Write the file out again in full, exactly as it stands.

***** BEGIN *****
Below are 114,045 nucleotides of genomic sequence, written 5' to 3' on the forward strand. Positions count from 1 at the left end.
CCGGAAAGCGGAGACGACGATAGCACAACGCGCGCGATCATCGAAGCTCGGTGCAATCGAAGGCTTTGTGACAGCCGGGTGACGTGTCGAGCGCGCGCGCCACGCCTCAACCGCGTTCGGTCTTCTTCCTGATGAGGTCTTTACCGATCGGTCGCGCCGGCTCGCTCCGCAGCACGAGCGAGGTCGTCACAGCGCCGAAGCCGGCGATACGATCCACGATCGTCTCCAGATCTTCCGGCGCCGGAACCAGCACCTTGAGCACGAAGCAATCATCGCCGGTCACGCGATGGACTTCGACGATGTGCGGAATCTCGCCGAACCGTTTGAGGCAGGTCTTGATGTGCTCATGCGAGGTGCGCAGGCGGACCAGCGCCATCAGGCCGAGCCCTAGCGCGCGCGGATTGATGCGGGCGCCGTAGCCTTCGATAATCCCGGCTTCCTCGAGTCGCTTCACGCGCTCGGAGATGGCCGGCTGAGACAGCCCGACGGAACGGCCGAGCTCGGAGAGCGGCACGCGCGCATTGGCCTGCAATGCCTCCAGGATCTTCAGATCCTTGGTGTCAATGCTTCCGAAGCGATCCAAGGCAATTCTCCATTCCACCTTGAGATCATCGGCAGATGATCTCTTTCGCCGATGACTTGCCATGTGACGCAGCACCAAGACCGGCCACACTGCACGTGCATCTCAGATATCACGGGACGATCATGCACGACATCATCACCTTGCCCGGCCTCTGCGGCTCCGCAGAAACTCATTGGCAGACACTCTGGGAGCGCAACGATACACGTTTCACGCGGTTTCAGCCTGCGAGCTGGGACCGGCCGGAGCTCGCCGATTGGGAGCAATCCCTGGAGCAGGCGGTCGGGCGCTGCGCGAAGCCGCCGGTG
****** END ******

Below are 114,045 nucleotides of genomic sequence, written 5' to 3' on the forward strand. Positions count from 1 at the left end.
CCGGAAAGCGGAGACGACGATAGCACAACGCGCGCGATCATCGAAGCTCGGTGCAATCGAAGGCTTTGTGACAGCCGGGTGACGTGTCGAGCGCGCGCGCCACGCCTCAACCGCGTTCGGTCTTCTTCCTGATGAGGTCTTTACCGATCGGTCGCGCCGGCTCGCTCCGCAGCACGAGCGAGGTCGTCACAGCGCCGAAGCCGGCGATACGATCCACGATCGTCTCCAGATCTTCCGGCGCCGGAACCAGCACCTTGAGCACGAAGCAATCATCGCCGGTCACGCGATGGACTTCGACGATGTGCGGAATCTCGCCGAACCGTTTGAGGCAGGTCTTGATGTGCTCATGCGAGGTGCGCAGGCGGACCAGCGCCATCAGGCCGAGCCCTAGCGCGCGCGGATTGATGCGGGCGCCGTAGCCTTCGATAATCCCGGCTTCCTCGAGTCGCTTCACGCGCTCGGAGATGGCCGGCTGAGACAGCCCGACGGAACGGCCGAGCTCGGAGAGCGGCACGCGCGCATTGGCCTGCAATGCCTCCAGGATCTTCAGATCCTTGGTGTCAATGCTTCCGAAGCGATCCAAGGCAATTCTCCATTCCACCTTGAGATCATCGGCAGATGATCTCTTTCGCCGATGACTTGCCATGTGACGCAGCACCAAGACCGGCCACACTGCACGTGCATCTCAGATATCACGGGACGATCATGCACGACATCATCACCTTGCCCGGCCTCTGCGGCTCCGCAGAAACTCATTGGCAGACACTCTGGGAGCGCAACGATACACGTTTCACGCGGTTTCAGCCTGCGAGCTGGGACCGGCCGGAGCTCGCCGATTGGGAGCAATCCCTGGAGCAGGCGGTCGGGCGCTGCGCGAAGCCGCCGGTG